Introducing Health and Wellness into Your Events
By Heather Larson
The Pacific Northwest is known for spectacular scenery from ocean to mountain to high desert vistas. Besides enjoying the views, your meeting or event attendees are undoubtedly day-dreaming about being outside and immersed in the remarkable countryside. Proficient planners are introducing health and wellness components into the schedule to keep attendees engaged and benefiting from all aspects that are offered. Whether your client asks for a locally-sourced catering menu or you suggest adding a yoga class to a meeting, healthy options are popular in our current environment. You can incorporate well-being and promote self-care for participants in several ways.
Selecting the appropriate venue will be the initial step towards promoting an event with health and wellness in mind. “We recently helped our client book their annual conference at Skamania Lodge in Stevenson, Washington,” said Melanie Marconi, a partner and chief operating officer at BDI Events of Portland, Oregon. “The client plans to have workshops outside, a concert experience underneath the stars and yoga on the lawn overlooking the Gorge.” Skamania Lodge also offers zip lining, golfing, biking and an outdoor salt water hot tub to keep meeting attendees active.
If the event must be held in an urban area, look for hotels and conference centers located within close proximity to parks, public access river walks or other activities. Portland, Oregon, as well as other cities, have rental bike stations throughout the urban core. Planners may want to provide an easy-to-read map for attendees to access these.
Conferences headquartered close to vineyards, resorts, lodges or beaches inherently offer an invitation to walk, explore and enjoy the fresh air. However, not all visitors will feel comfortable striking out on their own. Organizing gathering places for individuals to meet up after dinner or during free time will provide attendees with an opportunity for exercise as well as networking.
Once you’ve booked an appropriate venue and planned an active agenda, you might want to check out healthy menu selections. “Continental breakfasts full of pastries and juices can be replaced by nutritious locally-sourced food options,” says Kara Owen, director of sales and marketing at Skamania Lodge. Healthy options such as fruit and granola can be offered at afternoon breaks.
Many Hilton Hotels have embraced the healthconsciousness concept fully with their “Meet with Purpose” initiative. This idea incorporates healthy food options with physical fitness breaks. As Toni Zoblotsky, director of B2B marketing at Hilton, says, “The initiative makes the planner’s job easier and delights the attendees.” Local hotel participants in “Meet with Purpose” include the Hilton Garden Inn in Medford, Oregon, the Hilton Portland and Executive Tower, Embassy Suites in Bellevue and Lynnwood, Washington, and the Doubletree Spokane City Center.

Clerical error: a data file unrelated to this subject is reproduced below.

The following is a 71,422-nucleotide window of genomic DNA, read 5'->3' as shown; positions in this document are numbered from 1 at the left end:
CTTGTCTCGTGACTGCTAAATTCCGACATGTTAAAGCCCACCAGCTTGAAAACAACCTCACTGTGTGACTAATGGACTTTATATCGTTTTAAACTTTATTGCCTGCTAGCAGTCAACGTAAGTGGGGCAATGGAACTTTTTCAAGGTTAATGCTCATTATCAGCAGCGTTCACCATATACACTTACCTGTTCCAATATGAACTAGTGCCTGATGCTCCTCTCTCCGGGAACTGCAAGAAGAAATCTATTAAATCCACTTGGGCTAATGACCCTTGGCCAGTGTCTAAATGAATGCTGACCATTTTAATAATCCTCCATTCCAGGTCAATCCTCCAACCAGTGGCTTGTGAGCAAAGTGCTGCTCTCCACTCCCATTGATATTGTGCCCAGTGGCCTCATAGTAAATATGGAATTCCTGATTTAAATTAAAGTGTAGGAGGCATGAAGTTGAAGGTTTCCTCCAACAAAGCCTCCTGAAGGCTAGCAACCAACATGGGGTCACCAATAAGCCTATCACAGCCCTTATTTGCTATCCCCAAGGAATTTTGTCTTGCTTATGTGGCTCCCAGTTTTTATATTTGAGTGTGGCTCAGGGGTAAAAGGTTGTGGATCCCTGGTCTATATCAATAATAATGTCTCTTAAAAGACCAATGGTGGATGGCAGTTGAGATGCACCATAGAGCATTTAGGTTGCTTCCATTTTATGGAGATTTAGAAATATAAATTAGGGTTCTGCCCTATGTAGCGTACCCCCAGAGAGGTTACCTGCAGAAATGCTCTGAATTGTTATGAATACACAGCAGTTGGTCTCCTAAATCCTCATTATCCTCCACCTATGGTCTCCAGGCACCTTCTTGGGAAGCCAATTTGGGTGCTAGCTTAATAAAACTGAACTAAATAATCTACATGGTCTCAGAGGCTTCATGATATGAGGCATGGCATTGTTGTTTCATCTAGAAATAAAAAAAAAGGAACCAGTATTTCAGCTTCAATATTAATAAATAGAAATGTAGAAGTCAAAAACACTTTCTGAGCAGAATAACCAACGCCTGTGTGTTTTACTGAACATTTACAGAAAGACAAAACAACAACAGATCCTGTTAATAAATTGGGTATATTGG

Sometimes your client needs a specific type of healthy food. In Marconi’s case, she’s had requests for food that follows particular dietary needs, so she had to work closely with hotel chefs to prepare the special, custom menus for those groups. You can also provide conference attendees a list of local restaurants that feature healthy options.
The U.S. Centers for Disease Control and Prevention (CDC) recommends building physical activity into meetings and events. Include activity breaks into meeting agendas. Smaller groups may want to organize a walking meeting that gets the creative juices flowing.
Geocaching is a popular activity. Using the GPS feature built into most smart phones, groups can go on a high-tech treasure hunt. Many outdoor venues and communities have hidden caches for groups to discover. In Seattle, instead of geocaching, you can opt for a Geo Duck Adventure, offered by Ride the Ducks, where your group finds hidden objects around Seattle.
If you’re planning a meeting in Portland, Pedal Bike Tours offers customized teambuilding bicycling tours, or you can ask for a guided rock climbing experience from the Portland Rock Gym. For a unique twist on team building, inquire at ADX Portland about building tables and chairs, creating electronic signage or making a Pacman arcade console for the group’s office. Team building can be as simple as handing out inexpensive pedometers (or asking attendees to download an app on their phones like Noom Walk) and seeing who logs the most steps, or as difficult as going through a ropes course. You may also want to offer meeting goers some active options for their scheduled or free time such as biking, nature walks, hiking (provide maps, mileage and elevation gain), rafting, stand-up paddle boarding, yoga or tai chi classes, zip lining or Zumba. In Florence, Oregon, schedule a sand castle building session with master sculptors through Sand Master Park, suggests Brandt. Where else will you find this kind of adventure?
However you choose to infuse health and wellness into your events, you have endless opportunities to do so in the Pacific Northwest. Many destinations and venues will work with planners to develop a program to meet the needs of the group. For example, Debbie McCune, director of sales for Travel Salem says, “We are happy to help coordinate meditation coaches or fitness experts who would come to the venue and work with your group.”